In Crane v. Price, it is true, the use of anthracite instead of bituminous coal with the hot-blast in smelting iron ore was held to be a good invention, inasmuch as it produced a better article of iron at a less expense. But that was a process of manufacture, and in such processes a different article replacing another article in the combination often produces different results. The latter case is more analogous to the cases of compositions of matter than it is to those of machinery; and in compositions of matter a different ingredient changes the identity of the compound, whereas an iron bar in place of a wooden one, and subserving the same purpose, does not change the identity of a machine.

Webster's Patent Cases, 409.

See Curtis on Patents, 3d edition, §§ 70-73.

But the plaintiff's counsel alleges that his invention does not consist of the mere substitution of a particular material for another material which had been previously used for the same purpose in the same way, but consists in the production of a certain described article by a certain described mechanical process, which process, viewed as a whole, is new and useful; and then he describes what he supposes to be such new mechanical process. This is his argument; but the facts do not bear out such a view of the case.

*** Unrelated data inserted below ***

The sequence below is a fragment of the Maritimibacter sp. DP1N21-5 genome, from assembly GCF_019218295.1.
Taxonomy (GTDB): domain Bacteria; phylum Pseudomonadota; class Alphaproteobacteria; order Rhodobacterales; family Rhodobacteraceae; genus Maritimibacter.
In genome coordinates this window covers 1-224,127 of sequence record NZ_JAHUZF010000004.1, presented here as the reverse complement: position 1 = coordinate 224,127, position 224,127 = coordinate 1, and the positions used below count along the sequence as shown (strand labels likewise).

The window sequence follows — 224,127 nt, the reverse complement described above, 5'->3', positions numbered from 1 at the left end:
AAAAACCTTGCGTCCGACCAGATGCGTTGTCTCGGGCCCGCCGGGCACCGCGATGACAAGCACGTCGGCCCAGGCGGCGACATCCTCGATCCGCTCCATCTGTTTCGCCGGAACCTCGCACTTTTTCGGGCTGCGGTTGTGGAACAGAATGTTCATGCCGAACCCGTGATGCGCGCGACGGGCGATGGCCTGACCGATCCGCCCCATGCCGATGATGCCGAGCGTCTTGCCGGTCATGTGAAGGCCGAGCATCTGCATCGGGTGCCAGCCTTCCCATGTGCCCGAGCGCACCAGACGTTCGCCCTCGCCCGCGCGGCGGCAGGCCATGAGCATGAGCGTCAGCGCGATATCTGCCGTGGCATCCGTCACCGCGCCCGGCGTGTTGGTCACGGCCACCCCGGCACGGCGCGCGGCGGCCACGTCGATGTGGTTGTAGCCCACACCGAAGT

In our judgment, the patent in this case is void for want of novelty in the alleged invention.


Summaries of

Hicks v. Kelsey

Jan 1, 1873
85 U.S. 670 (1873)
Case details for

Hicks v. Kelsey

Case Details

Full title:HICKS v . KELSEY


Date published: Jan 1, 1873


85 U.S. 670 (1873)